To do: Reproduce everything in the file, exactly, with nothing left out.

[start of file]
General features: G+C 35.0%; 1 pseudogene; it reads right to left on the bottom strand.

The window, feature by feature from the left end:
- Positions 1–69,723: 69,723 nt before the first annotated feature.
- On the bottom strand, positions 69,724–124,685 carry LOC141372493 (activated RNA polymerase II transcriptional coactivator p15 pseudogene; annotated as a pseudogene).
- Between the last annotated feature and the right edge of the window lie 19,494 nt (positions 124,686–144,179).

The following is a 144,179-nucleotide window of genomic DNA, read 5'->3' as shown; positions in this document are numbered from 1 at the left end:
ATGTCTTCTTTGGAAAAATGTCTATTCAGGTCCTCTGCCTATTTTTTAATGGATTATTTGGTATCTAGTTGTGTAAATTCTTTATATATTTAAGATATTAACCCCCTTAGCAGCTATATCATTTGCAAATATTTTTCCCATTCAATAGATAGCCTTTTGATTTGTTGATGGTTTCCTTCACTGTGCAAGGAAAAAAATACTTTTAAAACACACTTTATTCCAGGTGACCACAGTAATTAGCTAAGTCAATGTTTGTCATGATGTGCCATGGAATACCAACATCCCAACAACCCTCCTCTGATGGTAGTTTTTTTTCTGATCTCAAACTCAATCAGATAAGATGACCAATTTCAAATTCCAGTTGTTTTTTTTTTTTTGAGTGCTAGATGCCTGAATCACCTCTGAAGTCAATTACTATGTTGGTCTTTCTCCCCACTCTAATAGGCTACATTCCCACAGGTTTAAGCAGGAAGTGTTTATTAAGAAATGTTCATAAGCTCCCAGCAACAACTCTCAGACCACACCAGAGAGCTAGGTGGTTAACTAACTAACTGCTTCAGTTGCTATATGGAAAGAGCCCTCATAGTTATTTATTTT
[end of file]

General features: G+C 35.0%; 1 pseudogene; it reads right to left on the bottom strand.

The window, feature by feature from the left end:
- Positions 1–69,723: 69,723 nt before the first annotated feature.
- On the bottom strand, positions 69,724–124,685 carry LOC141372493 (activated RNA polymerase II transcriptional coactivator p15 pseudogene; annotated as a pseudogene).
- Between the last annotated feature and the right edge of the window lie 19,494 nt (positions 124,686–144,179).

The following is a 144,179-nucleotide window of genomic DNA, read 5'->3' as shown; positions in this document are numbered from 1 at the left end:
ATGTCTTCTTTGGAAAAATGTCTATTCAGGTCCTCTGCCTATTTTTTAATGGATTATTTGGTATCTAGTTGTGTAAATTCTTTATATATTTAAGATATTAACCCCCTTAGCAGCTATATCATTTGCAAATATTTTTCCCATTCAATAGATAGCCTTTTGATTTGTTGATGGTTTCCTTCACTGTGCAAGGAAAAAAATACTTTTAAAACACACTTTATTCCAGGTGACCACAGTAATTAGCTAAGTCAATGTTTGTCATGATGTGCCATGGAATACCAACATCCCAACAACCCTCCTCTGATGGTAGTTTTTTTTCTGATCTCAAACTCAATCAGATAAGATGACCAATTTCAAATTCCAGTTGTTTTTTTTTTTTTGAGTGCTAGATGCCTGAATCACCTCTGAAGTCAATTACTATGTTGGTCTTTCTCCCCACTCTAATAGGCTACATTCCCACAGGTTTAAGCAGGAAGTGTTTATTAAGAAATGTTCATAAGCTCCCAGCAACAACTCTCAGACCACACCAGAGAGCTAGGTGGTTAACTAACTAACTGCTTCAGTTGCTATATGGAAAGAGCCCTCATAGTTATTTATTTT